Today, although modern techniques reduce the production time for the santons, it remains an artisanal trade, and it is possible to visit artists’ (santonnièrs) studios. During the holidays in Provence, you will see these nativity scenes when you visit churches or private homes. Since 1803, the annual Foire des Santonniers is held in Marseille during the Christmas period with many artisan santonnièrs. Any time of the year, head to Aubagne to see the artisans at work in their ateliers.

Where to find Santons

Musée du Santon et des Traditions de Provence
A collection of over 2200 figurines with some that are made from walnut shells.
Place de la colonne,
84800 Fontaine de Vaucluse

Musée des Santons
“The museum houses several different collections – Neapolitan figurines from the 17th and 18th centuries, 19th-century “santons” for churches and figures by famous makers such as Carbonnel, Fouque, Jouve, Peyton Campagna, Toussaint, Thérèse Neveu, Louise Berger, Simone Jouglas etc.”
Place Louis Jou
13520 Les Baux-de-Provence

Le Village des Santons
With 3000+ santons and 19 village scenes
16 avenue Antide Boyer
13400 Aubagne

Le Village Provençal Miniature
The display has over 1000 figures and 70 Provençal scenes.
La Petite Tuilière,
26230 Grignan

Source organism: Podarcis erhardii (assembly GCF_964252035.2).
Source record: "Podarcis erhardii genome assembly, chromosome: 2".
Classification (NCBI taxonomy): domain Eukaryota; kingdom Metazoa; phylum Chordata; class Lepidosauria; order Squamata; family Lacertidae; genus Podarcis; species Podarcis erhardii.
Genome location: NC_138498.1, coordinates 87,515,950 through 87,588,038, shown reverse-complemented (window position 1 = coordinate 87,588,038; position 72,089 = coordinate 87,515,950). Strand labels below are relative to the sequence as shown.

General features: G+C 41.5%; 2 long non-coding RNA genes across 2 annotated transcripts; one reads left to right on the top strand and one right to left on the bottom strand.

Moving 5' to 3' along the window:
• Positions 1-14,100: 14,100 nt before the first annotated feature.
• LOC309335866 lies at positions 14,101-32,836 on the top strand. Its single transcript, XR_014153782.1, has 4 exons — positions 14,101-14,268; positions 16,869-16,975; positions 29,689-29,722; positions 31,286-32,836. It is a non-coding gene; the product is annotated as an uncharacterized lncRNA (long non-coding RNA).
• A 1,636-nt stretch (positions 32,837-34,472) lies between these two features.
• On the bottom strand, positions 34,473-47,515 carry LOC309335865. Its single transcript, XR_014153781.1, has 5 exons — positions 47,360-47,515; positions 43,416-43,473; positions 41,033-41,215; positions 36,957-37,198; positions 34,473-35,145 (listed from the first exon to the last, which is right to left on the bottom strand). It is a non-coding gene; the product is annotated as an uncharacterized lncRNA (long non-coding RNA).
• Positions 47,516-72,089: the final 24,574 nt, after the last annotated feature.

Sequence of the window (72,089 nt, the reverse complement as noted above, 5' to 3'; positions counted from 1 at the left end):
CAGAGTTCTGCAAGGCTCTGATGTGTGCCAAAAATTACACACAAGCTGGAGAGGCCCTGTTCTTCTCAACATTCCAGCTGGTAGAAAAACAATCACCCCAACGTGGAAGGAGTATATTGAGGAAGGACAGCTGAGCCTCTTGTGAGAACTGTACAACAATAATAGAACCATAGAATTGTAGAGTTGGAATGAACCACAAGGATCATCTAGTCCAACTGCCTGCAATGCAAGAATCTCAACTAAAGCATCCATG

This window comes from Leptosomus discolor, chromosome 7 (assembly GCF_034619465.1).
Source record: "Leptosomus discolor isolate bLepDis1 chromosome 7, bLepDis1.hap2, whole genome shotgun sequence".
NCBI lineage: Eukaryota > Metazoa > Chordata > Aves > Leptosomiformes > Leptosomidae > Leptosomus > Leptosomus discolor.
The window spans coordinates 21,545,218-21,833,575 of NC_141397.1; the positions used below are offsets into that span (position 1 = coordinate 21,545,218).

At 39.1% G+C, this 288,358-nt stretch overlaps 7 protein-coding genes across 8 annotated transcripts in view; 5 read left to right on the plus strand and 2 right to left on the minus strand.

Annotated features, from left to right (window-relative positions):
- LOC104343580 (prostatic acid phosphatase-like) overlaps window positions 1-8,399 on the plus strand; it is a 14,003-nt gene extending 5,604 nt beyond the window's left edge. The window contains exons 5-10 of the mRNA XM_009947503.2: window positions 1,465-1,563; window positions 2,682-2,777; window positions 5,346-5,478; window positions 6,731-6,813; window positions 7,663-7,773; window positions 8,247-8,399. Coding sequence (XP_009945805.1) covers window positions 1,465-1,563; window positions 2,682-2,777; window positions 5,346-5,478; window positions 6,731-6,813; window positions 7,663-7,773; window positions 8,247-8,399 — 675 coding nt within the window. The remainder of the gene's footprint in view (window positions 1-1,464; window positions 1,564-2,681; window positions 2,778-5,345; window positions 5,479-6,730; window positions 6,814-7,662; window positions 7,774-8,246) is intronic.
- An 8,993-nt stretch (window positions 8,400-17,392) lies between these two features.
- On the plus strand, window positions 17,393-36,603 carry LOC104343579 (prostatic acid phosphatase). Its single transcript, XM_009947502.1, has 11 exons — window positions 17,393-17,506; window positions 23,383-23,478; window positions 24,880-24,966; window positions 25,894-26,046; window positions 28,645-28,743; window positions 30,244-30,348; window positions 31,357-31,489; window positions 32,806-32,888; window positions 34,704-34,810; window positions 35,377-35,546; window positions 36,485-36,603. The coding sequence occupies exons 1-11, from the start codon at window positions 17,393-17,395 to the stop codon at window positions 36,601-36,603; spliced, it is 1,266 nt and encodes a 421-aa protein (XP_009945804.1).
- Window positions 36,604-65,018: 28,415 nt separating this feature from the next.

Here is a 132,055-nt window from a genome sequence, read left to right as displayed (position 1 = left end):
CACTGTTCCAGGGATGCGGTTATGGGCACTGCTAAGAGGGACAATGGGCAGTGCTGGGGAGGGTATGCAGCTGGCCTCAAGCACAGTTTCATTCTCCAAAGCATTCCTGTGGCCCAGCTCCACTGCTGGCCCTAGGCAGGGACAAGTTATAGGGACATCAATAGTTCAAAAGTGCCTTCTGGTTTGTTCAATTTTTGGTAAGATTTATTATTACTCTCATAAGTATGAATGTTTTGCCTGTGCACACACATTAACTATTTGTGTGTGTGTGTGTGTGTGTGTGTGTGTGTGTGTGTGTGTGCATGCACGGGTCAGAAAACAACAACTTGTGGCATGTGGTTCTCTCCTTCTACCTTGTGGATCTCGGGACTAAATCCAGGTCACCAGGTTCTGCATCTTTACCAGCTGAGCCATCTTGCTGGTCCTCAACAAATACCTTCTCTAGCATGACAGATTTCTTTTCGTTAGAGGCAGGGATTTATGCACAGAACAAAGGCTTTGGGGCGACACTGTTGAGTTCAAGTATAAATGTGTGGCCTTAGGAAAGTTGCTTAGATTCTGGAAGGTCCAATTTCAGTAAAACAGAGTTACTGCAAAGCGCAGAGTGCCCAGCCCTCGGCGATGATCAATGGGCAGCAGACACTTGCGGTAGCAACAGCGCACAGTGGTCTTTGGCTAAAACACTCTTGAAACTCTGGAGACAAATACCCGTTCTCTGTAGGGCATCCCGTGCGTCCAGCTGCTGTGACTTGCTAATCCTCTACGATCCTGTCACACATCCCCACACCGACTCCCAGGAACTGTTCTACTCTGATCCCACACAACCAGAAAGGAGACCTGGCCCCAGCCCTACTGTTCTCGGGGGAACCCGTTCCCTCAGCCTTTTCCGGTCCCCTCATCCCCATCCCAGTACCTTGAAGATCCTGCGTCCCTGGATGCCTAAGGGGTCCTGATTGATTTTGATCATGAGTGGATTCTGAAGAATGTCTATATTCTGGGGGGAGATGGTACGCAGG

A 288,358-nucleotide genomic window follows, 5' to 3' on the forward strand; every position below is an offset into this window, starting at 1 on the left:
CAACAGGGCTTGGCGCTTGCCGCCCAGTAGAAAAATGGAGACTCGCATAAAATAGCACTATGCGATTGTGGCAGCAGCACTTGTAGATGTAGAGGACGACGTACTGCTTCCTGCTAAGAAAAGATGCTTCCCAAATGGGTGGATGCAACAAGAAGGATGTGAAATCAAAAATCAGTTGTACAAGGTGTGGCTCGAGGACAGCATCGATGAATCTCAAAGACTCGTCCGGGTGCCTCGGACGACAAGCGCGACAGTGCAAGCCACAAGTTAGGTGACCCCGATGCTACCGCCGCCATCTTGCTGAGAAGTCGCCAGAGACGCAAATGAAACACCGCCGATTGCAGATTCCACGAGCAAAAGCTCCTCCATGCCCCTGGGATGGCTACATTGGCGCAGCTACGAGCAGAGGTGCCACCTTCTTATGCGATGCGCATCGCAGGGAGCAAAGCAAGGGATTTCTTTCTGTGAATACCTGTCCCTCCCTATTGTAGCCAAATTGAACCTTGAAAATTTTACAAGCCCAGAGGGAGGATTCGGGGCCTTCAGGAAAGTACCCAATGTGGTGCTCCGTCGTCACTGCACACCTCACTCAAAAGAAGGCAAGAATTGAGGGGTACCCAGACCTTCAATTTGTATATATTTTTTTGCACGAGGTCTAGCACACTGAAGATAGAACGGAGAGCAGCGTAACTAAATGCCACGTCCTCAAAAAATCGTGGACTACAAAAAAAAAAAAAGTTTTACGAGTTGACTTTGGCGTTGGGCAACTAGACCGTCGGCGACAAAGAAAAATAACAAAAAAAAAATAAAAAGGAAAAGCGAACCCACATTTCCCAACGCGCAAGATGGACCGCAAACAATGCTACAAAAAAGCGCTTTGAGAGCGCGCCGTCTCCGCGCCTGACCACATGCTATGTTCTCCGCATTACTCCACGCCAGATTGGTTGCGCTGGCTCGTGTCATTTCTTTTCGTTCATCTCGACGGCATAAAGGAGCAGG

Select and order your santons online from Remember Provence.
They work with a traditional santon maker with a workshop near Aix-en-Provence. His figurines are shaped and painted by hand, as tradition dictates. The most important nativity play characters in the Provencal version are available in sets of three. Several sizes are available via Remember Provence to help you prepare a wonderful Christmas creche.


Please share this with friends and family.

All rights reserved. Perfectly Provence articles and other content may not be published, broadcast, rewritten (including translations into other languages) or redistributed without written permission. For usage information, please contact us.
Syndication Information
Affiliate Information
As an Amazon Associate, this website earns from qualifying purchases. Some recipes, posts and pages may have affiliate links. If you purchase via these links, we receive a small commission that does not impact your price. Thank you in advance for supporting our work to maintain Perfectly Provence.
Previous post

How to Make a Bûche de Noël (Yule Log)

Next post

An Insider’s Guide to Provence by Keith Van Sickle

Margo Lestz

Margo is a British/American who has lived in Nice, France for the past nine years. She loves digging into the history of an area and discovering the tales behind local customs and traditions. She blogs about her discoveries on The Curious Rambler . She is also the author of two books, French Holidays & Traditions, and Curious Histories of Nice, France. Click here for Margo's books.

She describes herself as a perpetual student and is always taking some kind of course or researching a moment in history that has caught her fancy. She’s curious by nature and always wondering who, what, why, when, where, and how.

Margo shares her adventures (and her questions) with Jeff, her husband of many years. She enjoys travel, history, observing cultures and traditions – and then writing about them, of course.

No Comment

Leave a reply

Your email address will not be published. Required fields are marked *

The reCAPTCHA verification period has expired. Please reload the page.

This site uses Akismet to reduce spam. Learn how your comment data is processed.